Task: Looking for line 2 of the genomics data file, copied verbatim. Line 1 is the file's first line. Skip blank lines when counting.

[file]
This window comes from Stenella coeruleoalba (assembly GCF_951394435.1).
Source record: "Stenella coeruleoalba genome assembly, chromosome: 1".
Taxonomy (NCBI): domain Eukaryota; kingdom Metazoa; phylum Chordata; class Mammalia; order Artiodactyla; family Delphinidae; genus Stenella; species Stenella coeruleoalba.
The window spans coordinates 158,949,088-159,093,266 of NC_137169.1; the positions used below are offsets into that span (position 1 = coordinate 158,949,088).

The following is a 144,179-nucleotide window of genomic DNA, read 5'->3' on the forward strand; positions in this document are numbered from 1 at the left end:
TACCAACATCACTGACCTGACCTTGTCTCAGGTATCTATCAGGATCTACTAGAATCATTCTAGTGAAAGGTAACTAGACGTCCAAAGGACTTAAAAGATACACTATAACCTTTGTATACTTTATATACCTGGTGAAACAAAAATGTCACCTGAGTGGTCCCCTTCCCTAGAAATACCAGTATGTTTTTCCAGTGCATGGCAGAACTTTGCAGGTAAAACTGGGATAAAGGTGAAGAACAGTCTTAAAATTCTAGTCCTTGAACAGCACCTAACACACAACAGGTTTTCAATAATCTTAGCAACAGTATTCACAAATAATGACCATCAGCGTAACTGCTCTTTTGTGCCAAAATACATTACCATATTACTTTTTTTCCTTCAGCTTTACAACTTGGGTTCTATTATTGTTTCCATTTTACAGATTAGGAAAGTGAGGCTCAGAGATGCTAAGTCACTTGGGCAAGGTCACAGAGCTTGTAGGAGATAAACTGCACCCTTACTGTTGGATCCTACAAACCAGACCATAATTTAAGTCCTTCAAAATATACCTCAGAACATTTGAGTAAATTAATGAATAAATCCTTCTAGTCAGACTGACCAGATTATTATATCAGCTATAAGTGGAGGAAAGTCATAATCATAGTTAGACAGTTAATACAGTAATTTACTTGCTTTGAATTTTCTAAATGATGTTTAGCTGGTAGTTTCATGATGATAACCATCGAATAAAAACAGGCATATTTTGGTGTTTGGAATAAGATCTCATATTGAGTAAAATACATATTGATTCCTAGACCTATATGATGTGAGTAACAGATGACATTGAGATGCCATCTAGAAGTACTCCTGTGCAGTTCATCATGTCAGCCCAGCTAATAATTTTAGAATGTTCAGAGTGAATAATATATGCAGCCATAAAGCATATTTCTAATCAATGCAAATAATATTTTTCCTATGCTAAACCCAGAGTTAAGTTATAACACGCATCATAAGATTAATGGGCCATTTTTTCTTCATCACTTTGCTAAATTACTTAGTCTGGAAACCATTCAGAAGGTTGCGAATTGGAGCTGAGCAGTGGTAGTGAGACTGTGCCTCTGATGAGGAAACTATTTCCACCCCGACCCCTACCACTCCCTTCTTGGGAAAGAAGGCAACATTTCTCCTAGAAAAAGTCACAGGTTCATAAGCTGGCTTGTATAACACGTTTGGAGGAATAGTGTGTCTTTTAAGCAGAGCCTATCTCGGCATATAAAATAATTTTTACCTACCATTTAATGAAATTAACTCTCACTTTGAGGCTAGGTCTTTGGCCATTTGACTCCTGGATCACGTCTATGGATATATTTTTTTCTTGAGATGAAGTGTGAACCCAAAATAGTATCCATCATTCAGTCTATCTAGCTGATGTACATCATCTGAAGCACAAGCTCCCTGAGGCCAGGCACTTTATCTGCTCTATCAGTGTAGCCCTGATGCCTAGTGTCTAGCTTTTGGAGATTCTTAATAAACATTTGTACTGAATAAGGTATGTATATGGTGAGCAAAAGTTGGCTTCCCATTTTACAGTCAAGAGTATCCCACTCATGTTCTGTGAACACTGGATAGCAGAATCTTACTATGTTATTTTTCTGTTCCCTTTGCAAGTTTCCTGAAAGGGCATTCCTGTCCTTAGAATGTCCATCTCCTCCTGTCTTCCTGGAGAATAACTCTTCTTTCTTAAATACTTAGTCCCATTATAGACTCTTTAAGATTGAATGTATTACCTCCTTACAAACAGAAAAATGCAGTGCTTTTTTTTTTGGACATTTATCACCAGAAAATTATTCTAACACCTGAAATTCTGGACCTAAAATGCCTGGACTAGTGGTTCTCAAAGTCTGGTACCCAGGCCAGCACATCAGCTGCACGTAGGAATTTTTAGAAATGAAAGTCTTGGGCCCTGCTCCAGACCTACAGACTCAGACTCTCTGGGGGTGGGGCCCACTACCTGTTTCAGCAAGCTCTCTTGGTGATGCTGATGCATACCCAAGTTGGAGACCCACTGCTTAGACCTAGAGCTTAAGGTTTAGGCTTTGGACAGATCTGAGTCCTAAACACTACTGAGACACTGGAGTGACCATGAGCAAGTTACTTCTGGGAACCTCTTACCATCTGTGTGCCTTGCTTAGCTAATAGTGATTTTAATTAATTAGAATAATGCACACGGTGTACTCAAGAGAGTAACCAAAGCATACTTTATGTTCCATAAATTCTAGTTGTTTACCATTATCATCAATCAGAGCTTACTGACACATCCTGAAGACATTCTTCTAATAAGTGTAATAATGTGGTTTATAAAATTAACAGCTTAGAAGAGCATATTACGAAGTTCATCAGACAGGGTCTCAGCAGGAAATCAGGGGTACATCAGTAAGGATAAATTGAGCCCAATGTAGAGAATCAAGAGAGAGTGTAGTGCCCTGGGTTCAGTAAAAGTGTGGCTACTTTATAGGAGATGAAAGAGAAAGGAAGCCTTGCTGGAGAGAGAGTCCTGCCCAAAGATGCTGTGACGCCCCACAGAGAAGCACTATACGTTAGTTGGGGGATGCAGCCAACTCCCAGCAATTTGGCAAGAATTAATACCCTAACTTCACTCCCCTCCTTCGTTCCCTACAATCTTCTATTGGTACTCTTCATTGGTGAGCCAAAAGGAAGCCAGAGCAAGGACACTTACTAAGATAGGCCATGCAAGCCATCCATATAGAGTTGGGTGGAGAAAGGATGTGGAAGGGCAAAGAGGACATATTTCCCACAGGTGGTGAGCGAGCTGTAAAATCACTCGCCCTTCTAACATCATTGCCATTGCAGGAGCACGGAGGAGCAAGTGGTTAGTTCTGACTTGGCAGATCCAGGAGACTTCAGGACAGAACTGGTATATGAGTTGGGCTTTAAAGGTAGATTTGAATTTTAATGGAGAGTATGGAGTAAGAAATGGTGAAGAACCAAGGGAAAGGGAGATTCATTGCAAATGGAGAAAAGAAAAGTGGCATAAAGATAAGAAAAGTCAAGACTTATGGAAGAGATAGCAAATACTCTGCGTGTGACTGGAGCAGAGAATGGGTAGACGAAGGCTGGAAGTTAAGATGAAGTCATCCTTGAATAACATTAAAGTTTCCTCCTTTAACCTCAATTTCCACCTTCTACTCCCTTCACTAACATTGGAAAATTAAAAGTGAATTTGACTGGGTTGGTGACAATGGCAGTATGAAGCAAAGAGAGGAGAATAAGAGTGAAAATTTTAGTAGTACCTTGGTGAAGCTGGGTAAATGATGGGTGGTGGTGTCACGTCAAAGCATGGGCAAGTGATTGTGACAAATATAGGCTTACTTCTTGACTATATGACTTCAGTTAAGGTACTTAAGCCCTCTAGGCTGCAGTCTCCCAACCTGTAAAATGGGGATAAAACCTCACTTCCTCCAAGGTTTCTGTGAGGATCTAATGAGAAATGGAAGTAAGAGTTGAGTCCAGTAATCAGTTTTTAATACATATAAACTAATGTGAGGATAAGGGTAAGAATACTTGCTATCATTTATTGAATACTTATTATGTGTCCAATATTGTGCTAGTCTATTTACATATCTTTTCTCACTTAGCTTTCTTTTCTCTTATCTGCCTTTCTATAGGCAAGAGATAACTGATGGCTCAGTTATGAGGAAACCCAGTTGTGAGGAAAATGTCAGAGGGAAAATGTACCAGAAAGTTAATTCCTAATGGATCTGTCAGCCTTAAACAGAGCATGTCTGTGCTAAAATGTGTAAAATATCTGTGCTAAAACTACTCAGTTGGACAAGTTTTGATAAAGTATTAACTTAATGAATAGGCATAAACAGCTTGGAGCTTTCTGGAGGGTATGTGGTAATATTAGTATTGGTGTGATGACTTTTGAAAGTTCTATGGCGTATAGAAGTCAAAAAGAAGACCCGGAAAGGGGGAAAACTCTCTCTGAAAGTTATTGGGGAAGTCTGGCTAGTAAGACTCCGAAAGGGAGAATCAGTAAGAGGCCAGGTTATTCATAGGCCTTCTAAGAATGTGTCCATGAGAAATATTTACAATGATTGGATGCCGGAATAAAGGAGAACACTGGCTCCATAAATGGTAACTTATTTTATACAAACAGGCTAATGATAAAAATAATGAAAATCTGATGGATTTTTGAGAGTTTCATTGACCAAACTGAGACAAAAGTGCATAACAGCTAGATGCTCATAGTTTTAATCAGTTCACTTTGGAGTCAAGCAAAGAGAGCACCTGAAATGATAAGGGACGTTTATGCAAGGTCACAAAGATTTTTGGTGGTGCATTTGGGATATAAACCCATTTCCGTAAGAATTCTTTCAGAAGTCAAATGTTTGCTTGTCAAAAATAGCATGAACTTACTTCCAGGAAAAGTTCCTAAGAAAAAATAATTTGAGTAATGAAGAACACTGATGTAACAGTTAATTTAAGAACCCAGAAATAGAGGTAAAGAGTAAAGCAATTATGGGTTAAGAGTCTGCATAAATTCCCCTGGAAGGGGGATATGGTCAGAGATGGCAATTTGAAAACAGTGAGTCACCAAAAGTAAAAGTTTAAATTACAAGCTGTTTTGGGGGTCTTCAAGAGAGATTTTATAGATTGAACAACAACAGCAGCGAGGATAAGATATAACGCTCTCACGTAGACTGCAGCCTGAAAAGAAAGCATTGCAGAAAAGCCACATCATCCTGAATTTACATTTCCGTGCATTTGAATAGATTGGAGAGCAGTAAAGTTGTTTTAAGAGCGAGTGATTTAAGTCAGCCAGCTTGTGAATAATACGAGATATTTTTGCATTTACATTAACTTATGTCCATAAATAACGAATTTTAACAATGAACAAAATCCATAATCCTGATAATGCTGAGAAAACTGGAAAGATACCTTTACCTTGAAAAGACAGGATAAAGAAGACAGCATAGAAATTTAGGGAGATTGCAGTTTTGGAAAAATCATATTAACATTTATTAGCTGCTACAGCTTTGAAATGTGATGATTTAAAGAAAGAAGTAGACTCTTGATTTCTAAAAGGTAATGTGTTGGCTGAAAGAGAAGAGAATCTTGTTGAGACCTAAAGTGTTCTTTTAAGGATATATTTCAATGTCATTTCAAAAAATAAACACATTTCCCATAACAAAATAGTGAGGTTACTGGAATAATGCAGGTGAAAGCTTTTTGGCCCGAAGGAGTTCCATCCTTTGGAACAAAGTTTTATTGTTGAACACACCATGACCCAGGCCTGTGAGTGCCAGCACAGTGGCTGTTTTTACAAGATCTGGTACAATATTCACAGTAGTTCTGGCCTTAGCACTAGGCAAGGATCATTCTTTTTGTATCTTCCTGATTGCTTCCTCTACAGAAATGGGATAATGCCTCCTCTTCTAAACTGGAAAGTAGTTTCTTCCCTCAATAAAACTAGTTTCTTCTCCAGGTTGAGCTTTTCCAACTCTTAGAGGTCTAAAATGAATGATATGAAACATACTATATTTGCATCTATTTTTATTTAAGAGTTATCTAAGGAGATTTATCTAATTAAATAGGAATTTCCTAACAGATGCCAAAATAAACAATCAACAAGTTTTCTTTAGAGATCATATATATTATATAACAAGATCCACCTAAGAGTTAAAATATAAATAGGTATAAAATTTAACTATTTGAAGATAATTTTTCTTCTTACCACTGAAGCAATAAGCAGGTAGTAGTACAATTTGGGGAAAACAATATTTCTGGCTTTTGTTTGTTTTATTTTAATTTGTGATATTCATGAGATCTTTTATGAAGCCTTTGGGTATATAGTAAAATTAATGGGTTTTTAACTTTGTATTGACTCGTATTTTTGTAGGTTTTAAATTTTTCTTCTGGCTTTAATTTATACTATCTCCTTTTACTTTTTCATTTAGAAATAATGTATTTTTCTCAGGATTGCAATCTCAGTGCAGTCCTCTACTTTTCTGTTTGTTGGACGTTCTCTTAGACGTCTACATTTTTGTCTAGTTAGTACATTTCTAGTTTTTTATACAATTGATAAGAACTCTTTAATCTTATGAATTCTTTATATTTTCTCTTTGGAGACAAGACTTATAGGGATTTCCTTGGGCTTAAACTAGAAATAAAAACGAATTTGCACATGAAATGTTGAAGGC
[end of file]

Source record: "Stenella coeruleoalba genome assembly, chromosome: 1".